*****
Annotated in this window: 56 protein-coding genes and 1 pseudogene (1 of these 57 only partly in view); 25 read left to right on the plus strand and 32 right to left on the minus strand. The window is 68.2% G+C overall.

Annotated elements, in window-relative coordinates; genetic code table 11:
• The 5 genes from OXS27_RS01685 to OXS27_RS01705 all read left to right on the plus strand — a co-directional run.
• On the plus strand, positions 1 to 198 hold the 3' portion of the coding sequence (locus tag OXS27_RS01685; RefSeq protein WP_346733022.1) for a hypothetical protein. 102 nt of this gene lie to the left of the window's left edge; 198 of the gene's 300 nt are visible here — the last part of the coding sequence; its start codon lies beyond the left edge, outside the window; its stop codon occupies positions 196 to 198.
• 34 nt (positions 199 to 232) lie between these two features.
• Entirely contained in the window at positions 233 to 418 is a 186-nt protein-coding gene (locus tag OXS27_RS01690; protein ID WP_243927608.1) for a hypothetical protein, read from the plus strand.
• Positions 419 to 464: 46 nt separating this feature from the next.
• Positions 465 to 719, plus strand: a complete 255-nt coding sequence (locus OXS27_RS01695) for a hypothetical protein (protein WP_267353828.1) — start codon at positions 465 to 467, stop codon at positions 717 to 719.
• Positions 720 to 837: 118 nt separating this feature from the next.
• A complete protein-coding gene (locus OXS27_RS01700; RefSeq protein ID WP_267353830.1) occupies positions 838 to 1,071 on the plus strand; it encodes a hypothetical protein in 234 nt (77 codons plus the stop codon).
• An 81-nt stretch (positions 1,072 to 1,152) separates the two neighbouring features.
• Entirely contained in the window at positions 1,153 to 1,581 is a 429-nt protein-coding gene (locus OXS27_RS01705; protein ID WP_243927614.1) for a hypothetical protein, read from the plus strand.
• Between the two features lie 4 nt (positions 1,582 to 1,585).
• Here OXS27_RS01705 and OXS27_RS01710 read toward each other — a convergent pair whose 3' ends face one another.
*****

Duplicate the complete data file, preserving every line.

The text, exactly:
Annotated in this window: 56 protein-coding genes and 1 pseudogene (1 of these 57 only partly in view); 25 read left to right on the plus strand and 32 right to left on the minus strand. The window is 68.2% G+C overall.

Annotated elements, in window-relative coordinates; genetic code table 11:
• The 5 genes from OXS27_RS01685 to OXS27_RS01705 all read left to right on the plus strand — a co-directional run.
• On the plus strand, positions 1 to 198 hold the 3' portion of the coding sequence (locus tag OXS27_RS01685; RefSeq protein WP_346733022.1) for a hypothetical protein. 102 nt of this gene lie to the left of the window's left edge; 198 of the gene's 300 nt are visible here — the last part of the coding sequence; its start codon lies beyond the left edge, outside the window; its stop codon occupies positions 196 to 198.
• 34 nt (positions 199 to 232) lie between these two features.
• Entirely contained in the window at positions 233 to 418 is a 186-nt protein-coding gene (locus tag OXS27_RS01690; protein ID WP_243927608.1) for a hypothetical protein, read from the plus strand.
• Positions 419 to 464: 46 nt separating this feature from the next.
• Positions 465 to 719, plus strand: a complete 255-nt coding sequence (locus OXS27_RS01695) for a hypothetical protein (protein WP_267353828.1) — start codon at positions 465 to 467, stop codon at positions 717 to 719.
• Positions 720 to 837: 118 nt separating this feature from the next.
• A complete protein-coding gene (locus OXS27_RS01700; RefSeq protein ID WP_267353830.1) occupies positions 838 to 1,071 on the plus strand; it encodes a hypothetical protein in 234 nt (77 codons plus the stop codon).
• An 81-nt stretch (positions 1,072 to 1,152) separates the two neighbouring features.
• Entirely contained in the window at positions 1,153 to 1,581 is a 429-nt protein-coding gene (locus OXS27_RS01705; protein ID WP_243927614.1) for a hypothetical protein, read from the plus strand.
• Between the two features lie 4 nt (positions 1,582 to 1,585).
• Here OXS27_RS01705 and OXS27_RS01710 read toward each other — a convergent pair whose 3' ends face one another.